George M James
The Risk of Radical Penetration Agents
353 pages in paperback
Code Name Sanford - I often warn in GMJ books about the threat and menace of penetration agents (radicals) inside Western Intelligence Agencies. This is something that will bite the West in the years to come and is being suppressed for political reasons.
In the previous book, Code Name Odette, GMJ 8, we took a hard look at cyphers and codes, explaining to you the difference between the two as well as the history of cyphers. More importantly, we warned that according to the Al-Qaeda Manual, found on the laptops of the London Tube bombers (the 2005 attack), that hostile penetration is taking place. I also revealed that the Western Agencies are not vetting new members properly and that they are being too politically correct.
The reasons the Western “Spymasters” gave for their LGBT views are numerous and all to do with human rights and non-discrimination. Whatever your personal opinion may be on gays and lesbians in general, I look at this aspect only from a counter-terrorism and counter-espionage view, not religious, not personal but practical.
In Code Name Moonlight, GMJ 29, I demolished those very arguments. In the real world, the official reasons are just so much crap and will never protect the gay agent as they claim, just because he came out of the closet. Nor will it prevent blackmail, as they claim. Once again, they are showing to me that they have no clue on operating in other theatres except their own.
In Code Name Sanford, we see the logical result of an infiltrated intelligence service. We see how such people can not only manipulate intelligence to serve their cause, whatever it may be, but take direct action, killing those that disagree with them. They also make sure that their own proteges are promoted into the higher ranks and when that is completed, they have full control and you have a serious problem. It is a dangerous business when you cannot trust your own and nothing destroys an intelligence agency faster than mole hunting. We saw that with MI6 in the 1950s and 1960s with Kim Philby. The only way is to fight back and regain control. If that means that some will die in the process, so be it. No one lives forever, and a radical should be happy to go to paradise if it exists. That is exactly what happens in Code Name Sanford, Angelique Dawson goes on the attack.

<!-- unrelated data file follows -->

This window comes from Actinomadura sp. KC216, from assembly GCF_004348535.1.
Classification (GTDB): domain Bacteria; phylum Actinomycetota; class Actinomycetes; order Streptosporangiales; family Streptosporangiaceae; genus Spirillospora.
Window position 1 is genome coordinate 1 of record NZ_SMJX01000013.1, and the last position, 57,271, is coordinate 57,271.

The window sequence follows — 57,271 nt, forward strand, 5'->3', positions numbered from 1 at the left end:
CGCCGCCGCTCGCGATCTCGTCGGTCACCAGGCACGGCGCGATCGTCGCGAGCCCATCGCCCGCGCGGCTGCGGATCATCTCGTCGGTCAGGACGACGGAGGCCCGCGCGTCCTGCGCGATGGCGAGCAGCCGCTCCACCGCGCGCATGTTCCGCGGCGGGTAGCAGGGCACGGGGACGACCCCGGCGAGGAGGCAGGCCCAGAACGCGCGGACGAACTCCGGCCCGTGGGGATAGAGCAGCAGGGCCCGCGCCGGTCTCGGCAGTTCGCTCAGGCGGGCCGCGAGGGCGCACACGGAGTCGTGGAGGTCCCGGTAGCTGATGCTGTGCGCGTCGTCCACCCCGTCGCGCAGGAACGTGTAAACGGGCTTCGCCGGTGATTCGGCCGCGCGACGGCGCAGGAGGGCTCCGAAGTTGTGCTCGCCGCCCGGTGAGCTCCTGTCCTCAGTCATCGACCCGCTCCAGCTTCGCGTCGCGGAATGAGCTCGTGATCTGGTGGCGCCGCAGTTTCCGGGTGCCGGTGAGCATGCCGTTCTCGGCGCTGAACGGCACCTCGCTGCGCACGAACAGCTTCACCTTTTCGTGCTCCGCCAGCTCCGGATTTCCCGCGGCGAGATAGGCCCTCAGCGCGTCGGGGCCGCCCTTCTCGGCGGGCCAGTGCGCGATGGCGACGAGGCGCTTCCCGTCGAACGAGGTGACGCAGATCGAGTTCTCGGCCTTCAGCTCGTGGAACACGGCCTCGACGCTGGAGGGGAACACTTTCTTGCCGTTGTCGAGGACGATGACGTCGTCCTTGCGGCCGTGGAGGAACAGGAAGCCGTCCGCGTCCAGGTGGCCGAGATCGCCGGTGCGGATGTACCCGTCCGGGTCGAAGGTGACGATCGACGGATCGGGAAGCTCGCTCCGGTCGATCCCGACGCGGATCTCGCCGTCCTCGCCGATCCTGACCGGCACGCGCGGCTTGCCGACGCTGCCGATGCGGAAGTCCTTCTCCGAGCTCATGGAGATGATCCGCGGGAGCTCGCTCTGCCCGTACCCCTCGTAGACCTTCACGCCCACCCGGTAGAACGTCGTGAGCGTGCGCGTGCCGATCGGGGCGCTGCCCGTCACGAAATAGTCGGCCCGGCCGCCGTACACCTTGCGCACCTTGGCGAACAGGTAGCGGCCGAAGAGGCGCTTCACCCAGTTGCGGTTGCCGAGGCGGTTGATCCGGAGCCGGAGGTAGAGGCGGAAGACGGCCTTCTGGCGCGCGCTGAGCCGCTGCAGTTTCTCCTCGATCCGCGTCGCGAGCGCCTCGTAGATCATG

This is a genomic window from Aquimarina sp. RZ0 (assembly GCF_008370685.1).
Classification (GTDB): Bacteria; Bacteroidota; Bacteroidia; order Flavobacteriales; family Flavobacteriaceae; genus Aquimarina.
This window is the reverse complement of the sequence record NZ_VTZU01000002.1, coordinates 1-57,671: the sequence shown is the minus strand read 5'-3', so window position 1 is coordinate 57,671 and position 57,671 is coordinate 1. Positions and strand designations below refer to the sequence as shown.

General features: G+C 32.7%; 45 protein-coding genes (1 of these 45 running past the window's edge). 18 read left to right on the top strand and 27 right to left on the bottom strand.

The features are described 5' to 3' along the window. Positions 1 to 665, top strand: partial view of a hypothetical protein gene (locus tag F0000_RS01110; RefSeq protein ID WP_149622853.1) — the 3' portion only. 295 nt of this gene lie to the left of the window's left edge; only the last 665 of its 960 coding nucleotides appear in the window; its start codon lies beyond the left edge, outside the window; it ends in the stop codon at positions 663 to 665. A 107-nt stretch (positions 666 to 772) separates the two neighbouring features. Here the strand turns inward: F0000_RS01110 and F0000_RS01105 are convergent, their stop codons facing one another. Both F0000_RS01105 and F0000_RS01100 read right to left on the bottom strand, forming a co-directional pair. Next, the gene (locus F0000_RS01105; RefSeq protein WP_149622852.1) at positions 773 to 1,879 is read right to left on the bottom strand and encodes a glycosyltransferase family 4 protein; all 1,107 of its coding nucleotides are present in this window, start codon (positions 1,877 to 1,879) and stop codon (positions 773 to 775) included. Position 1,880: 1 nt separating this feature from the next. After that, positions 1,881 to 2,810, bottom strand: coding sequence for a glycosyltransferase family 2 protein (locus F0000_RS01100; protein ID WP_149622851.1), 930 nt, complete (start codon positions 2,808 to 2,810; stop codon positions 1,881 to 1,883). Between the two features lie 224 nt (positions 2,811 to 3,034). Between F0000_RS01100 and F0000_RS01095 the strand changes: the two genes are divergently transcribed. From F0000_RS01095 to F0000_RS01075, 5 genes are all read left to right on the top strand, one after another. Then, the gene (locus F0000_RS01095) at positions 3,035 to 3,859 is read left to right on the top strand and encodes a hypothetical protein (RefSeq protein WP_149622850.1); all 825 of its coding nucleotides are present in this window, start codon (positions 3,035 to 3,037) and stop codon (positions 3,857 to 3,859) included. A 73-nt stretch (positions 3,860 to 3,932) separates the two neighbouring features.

Spymaster extraordinaire, Angelique Dawson and her team are on a training mission to snatch a human target in Mozambique. She introduces her longtime bodyguard and later husband, former Police Special Forces Company Commander, Geoffrey Foxtrot, to her “Assassins,” a new para-military unit she commands. They are based on the US Army Ranger concept - secret agents trained to work with Special Forces - acting as independent active duty groups.
Foxtrot is not enthralled, and neither is Angelique that advised against their creation. He learns that the Assassins were formed to protect terrorists, and some of them were trained in Iran, thus, radicalised enough to want to kill their first commander, Angelique Dawson, a woman that does not agree with their views.
With the help of his friend, legendary Special Forces officer, Geelslang Peter Ndebele, they abduct the ringleader without the rest knowing. From the information received during interrogation, they go on the attack. The mission takes them to faraway places, and Foxtrot and Angelique find themselves in a life threatening situation miles above the earth.
Meanwhile, Angelique is becoming more aware of her growing feelings for Foxtrot...
If you wish to read about Covert and Special Forces Operations in sub-Saharan Africa, the GMJ Books are the place to start. You will learn about Special Forces techniques and military history not known outside the select few.
Code Name Sanford is the ninth book in the popular GMJ Series.